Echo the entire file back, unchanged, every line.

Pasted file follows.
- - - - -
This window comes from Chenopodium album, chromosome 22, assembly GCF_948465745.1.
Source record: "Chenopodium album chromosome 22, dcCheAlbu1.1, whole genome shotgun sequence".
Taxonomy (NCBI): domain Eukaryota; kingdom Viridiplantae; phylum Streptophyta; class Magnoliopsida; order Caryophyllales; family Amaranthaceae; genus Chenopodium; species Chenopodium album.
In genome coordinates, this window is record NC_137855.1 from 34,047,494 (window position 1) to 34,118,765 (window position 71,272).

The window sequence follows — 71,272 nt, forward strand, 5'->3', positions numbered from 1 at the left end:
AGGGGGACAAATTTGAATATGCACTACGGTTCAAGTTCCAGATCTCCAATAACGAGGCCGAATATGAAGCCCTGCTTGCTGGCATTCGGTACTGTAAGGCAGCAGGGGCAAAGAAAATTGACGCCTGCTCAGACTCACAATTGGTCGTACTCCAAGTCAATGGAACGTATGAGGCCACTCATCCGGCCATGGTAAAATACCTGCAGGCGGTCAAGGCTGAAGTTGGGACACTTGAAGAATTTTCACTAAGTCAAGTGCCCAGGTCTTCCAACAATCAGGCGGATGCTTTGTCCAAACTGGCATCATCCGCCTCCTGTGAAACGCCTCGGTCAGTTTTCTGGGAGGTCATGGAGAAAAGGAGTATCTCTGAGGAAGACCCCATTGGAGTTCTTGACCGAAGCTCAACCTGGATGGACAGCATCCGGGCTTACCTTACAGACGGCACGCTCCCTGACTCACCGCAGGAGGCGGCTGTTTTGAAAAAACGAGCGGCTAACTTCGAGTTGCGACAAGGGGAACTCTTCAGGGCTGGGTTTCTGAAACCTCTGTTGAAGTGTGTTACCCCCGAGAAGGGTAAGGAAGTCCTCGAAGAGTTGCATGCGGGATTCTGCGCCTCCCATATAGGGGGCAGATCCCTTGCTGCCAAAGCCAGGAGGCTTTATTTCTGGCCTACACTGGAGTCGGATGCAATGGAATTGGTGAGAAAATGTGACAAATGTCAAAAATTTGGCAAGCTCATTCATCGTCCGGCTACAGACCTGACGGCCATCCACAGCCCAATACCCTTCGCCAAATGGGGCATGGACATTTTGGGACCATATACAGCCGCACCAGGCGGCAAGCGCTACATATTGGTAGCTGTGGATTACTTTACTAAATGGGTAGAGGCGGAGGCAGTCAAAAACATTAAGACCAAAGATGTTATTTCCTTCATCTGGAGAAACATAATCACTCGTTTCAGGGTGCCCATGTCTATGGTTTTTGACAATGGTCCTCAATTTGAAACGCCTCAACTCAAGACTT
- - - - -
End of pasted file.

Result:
This window comes from Chenopodium album, chromosome 22, assembly GCF_948465745.1.
Source record: "Chenopodium album chromosome 22, dcCheAlbu1.1, whole genome shotgun sequence".
Taxonomy (NCBI): domain Eukaryota; kingdom Viridiplantae; phylum Streptophyta; class Magnoliopsida; order Caryophyllales; family Amaranthaceae; genus Chenopodium; species Chenopodium album.
In genome coordinates, this window is record NC_137855.1 from 34,047,494 (window position 1) to 34,118,765 (window position 71,272).

The window sequence follows — 71,272 nt, forward strand, 5'->3', positions numbered from 1 at the left end:
AGGGGGACAAATTTGAATATGCACTACGGTTCAAGTTCCAGATCTCCAATAACGAGGCCGAATATGAAGCCCTGCTTGCTGGCATTCGGTACTGTAAGGCAGCAGGGGCAAAGAAAATTGACGCCTGCTCAGACTCACAATTGGTCGTACTCCAAGTCAATGGAACGTATGAGGCCACTCATCCGGCCATGGTAAAATACCTGCAGGCGGTCAAGGCTGAAGTTGGGACACTTGAAGAATTTTCACTAAGTCAAGTGCCCAGGTCTTCCAACAATCAGGCGGATGCTTTGTCCAAACTGGCATCATCCGCCTCCTGTGAAACGCCTCGGTCAGTTTTCTGGGAGGTCATGGAGAAAAGGAGTATCTCTGAGGAAGACCCCATTGGAGTTCTTGACCGAAGCTCAACCTGGATGGACAGCATCCGGGCTTACCTTACAGACGGCACGCTCCCTGACTCACCGCAGGAGGCGGCTGTTTTGAAAAAACGAGCGGCTAACTTCGAGTTGCGACAAGGGGAACTCTTCAGGGCTGGGTTTCTGAAACCTCTGTTGAAGTGTGTTACCCCCGAGAAGGGTAAGGAAGTCCTCGAAGAGTTGCATGCGGGATTCTGCGCCTCCCATATAGGGGGCAGATCCCTTGCTGCCAAAGCCAGGAGGCTTTATTTCTGGCCTACACTGGAGTCGGATGCAATGGAATTGGTGAGAAAATGTGACAAATGTCAAAAATTTGGCAAGCTCATTCATCGTCCGGCTACAGACCTGACGGCCATCCACAGCCCAATACCCTTCGCCAAATGGGGCATGGACATTTTGGGACCATATACAGCCGCACCAGGCGGCAAGCGCTACATATTGGTAGCTGTGGATTACTTTACTAAATGGGTAGAGGCGGAGGCAGTCAAAAACATTAAGACCAAAGATGTTATTTCCTTCATCTGGAGAAACATAATCACTCGTTTCAGGGTGCCCATGTCTATGGTTTTTGACAATGGTCCTCAATTTGAAACGCCTCAACTCAAGACTT